14. John Alan,You make a great point.  Because many of us parents have no idea what we are trying to accomplish, we have no plan or strategy for getting there.  Maybe that accounts for some of our inconsistencies.It would probably do us well to spend some time reflecting on what exactly do we hope to produce in this home.Thanks John Alan– 

  15. L.L.Thanks for your words.  Thanks also for affirming the power of being present with our children and giving them "regular love."  So many of us underestimate the value of that presence and that love.   I’ve noticed L.L. as our daughters friends came into our home, some of them often seemed starved for regular love.  In our driveway was the new car they were driving (that my daughters may have wished they were driving) but what brought them joy was being in our home, smell cookies in the oven and getting some attention and encouragement.

  16. Connie,It is interesting how "un-civil" we have become as a culture.  I noticed this in particular as I watched several television commercials the other evening.  One guy burped, while other gross noises came from another actor.  Families were portrayed in the commercials as insulting one another.Amazing.

  17. Jim,
    As the parent of 5 adopted children, this is what I see. My first 2 kids were adopted at birth and brought up by Godly principles. The other 3 were adopted through foster care @ ages 5, 5, and 7. They are now 20, 15, 13, 13, and 12.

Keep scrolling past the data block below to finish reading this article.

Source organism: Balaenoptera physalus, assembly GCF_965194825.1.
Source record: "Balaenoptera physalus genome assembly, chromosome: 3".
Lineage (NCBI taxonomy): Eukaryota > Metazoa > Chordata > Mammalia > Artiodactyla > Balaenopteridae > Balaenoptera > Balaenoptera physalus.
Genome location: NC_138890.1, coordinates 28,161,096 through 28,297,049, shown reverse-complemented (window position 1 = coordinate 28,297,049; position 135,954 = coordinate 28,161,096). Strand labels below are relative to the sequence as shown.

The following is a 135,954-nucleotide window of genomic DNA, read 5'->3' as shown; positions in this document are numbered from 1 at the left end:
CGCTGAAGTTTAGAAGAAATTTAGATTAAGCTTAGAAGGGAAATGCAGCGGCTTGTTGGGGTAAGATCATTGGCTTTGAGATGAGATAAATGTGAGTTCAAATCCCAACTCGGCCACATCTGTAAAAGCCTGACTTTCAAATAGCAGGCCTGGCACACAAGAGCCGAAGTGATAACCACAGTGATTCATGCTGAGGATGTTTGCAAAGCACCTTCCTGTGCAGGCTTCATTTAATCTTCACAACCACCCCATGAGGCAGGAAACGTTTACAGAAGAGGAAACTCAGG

What I have observed and lived through is that the freedom that God gives is also an opportunity for satan to pour on the worldly choices for our kids to confuse and overwhelm them. They are at a stage of their life when their world is full of confusion and anxiety about life, future, and love. That’s where the parent MUST be a guardian of their choices. We must be in touch with every aspect of their life if we desire to see them continue in Godly lifestyle. Otherwise, their natural seeking for independence will lead them into rebellion against all of the teaching they have obtained from their parents. The communication has to always be open and honest on both sides, but the parent must be alert and attentive to any opening for wisdom teaching.
    My oldest kids, even though adopted at birth still went through a period of rebellion, as did the ones adopted through foster care. That’s where we had to be parents 99% of the time and friends 1%. There has to be a consistent stability in their lives, especially during the teens, but not only then. The kids have to know what’s expected and that the parents love them regardless of whatever comes. Parents are the example of Christ for their children. That’s where parents have blown it with their kids. They have to see Christ in parents, and what they see is the enemy most of the time with divorce, arguments, abuse,etc.
    That’s my 2 cents, Jim.

  18. Jim,In case any of your readers are looking for help developing a plan for raising their children, I did write a book about it. It’s called Hearts and Minds: Raising Your Child with a Christian View of the World. I also do seminars at churches and Christian schools based on the material in the book.

  19. John,A great comment!  Thanks for telling us the story of your children/family.  You remind me of the battle that takes place.  (The spiritual battle between good and evil).By the way, I like the expression "Wisdom teaching"